Now, don't you agree that these are easily obeyed?  Or, do you balk at No. 6, "Forgive men their trespasses"?  If so, where is the difficulty?  With a little introspection you must agree that, if there is a difficulty, it must reside only within yourself and it only requires you to make it easy.  Why not do it . . . make it easy?  If you find it hard, you have only yourself to blame.

Or perhaps you balk at No. 7: "believe that you have received it and it will be yours"?
Again, where lies the problem?  By the same process of introspection you must also agree that any difficulty lies only within yourself.  And again, only you can make it easy.  As before, you have only yourself to blame if you find it hard.

You must have observed, also, that these rules are only a subset of a larger general rule that we find at Matthew 6:1 above:

Beware of practicing your piety before men in order to be seen by them; for then you will have no reward from your Father who is in heaven.
This prime commandment applies not only to prayer but also to almsgiving and fasting, and to any other practice that can be defined as "piety."  The thing is, when we pray publicly, we are seen by others.  And, it is unarguable that, with some exceptions,  we do it to be seen by the others.  Otherwise, why do people not obey the rules of our Lord and pray only in secret, in obedience to his command?  We should also note that this general rule is also a very easy one to keep.

The Model Prayer

Jesus concluded this set of instructions on prayer by presenting a model to guide his disciples.  Having presented the rules, the then said, "Pray then like this." (Rule No. 5)  Clearly the prayer was framed with the rules in mind and the first evidence of that is its brevity.  We see immediately that it does not "heap up empty phrases" in accord with Rule No. 4. It is brief and to the point.

It remains for us, his disciples, to practice obedience to the other rules:

1. Go into your room.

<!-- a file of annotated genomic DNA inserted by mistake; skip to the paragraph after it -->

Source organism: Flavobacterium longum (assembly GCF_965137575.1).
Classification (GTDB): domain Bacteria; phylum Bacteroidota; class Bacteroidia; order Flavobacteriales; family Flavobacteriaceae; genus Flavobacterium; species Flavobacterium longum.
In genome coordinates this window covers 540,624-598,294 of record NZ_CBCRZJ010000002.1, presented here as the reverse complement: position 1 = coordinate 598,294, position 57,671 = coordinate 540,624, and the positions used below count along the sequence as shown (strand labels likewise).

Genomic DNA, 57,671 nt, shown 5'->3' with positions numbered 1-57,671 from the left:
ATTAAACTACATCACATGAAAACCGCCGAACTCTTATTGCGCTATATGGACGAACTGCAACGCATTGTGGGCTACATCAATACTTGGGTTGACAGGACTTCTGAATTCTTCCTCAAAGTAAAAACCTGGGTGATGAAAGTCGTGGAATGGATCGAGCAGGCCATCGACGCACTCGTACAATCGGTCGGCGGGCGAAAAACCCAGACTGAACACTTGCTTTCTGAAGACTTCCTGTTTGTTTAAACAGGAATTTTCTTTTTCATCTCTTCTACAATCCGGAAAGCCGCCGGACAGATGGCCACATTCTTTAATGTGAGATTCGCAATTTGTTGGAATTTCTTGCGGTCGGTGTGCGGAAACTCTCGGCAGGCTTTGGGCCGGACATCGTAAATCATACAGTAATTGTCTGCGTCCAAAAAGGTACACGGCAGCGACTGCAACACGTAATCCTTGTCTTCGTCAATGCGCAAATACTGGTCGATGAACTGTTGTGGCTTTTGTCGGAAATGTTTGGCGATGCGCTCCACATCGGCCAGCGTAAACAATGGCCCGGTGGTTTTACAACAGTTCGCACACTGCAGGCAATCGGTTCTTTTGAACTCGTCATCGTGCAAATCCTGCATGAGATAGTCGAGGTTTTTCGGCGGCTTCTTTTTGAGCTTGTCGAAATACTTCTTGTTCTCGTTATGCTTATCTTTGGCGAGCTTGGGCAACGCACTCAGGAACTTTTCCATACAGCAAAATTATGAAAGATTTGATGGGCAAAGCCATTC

2. Shut the door.

3. Pray to your Father in secret.

6. Forgive men their trespasses.

7. Believe that you have received it, and it will be yours.

Very important now to note that Jesus was not praying while presenting the model prayer, hereafter referred to as "the Prayer".  He was addressing the disciples with instructions on prayer.  He was not addressing the Father and so was not violating these three rules.  He clearly intended the disciples to obey all the rules by taking the Prayer back to their rooms, closing the door, and praying to the Father in secret.  They surely obeyed them, for there is no evidence in the New Testament that they ever had the practice (of the modern church) of uttering this prayer in unison in their gatherings.  That would break the secrecy rule!

What a contrast when one examines the religious scene now, in the beginning of the Twenty First Century.  Wherever "Christians" gather, whether in churches, homes, schools, public buildings or whatever, it seems to be a rule among them that they must display their piety publicly, to one another, by repeating the Prayer in unison.  Please now note carefully what this practice signifies:

1. It first violates the general rule (Matthew 6;1) prohibiting the exhibition of piety.

2. It next violates rules No. 1, No. 2, and No.  3 that protect this secrecy.

Now, when we accept, as I do, the claim by Jesus that he was uniquely speaking for the Father, we must recognize these as the Father's rules.  They establish the accepted protocol for communication with the Father.


Jesus submitted brief and simple rules of piety, including the practice of prayer.  The rules require that one enter into one's room, close the door, and pray in secret.  Then he immediately followed, as part of the same text, with a model prayer that the churchmen have made a public ritual!

Let us ask some simple questions:

1. Is it reasonable to expect the Father to hear and respond positively to communications directed to him in violation of his established protocol?

2. Is it reasonable to believe that they love Jesus who consistently ignore protocol and violate his commandments after this manner?

3. Is it reasonable to think that the Father accepts worship that consists of an act of gross insubordination?

I do not need here to present an answer to these questions.  You will know, in your hearts, what is the only reasonable answer!
Return to List of Papers         email ed@voiceofjesus.org         Return to Home Page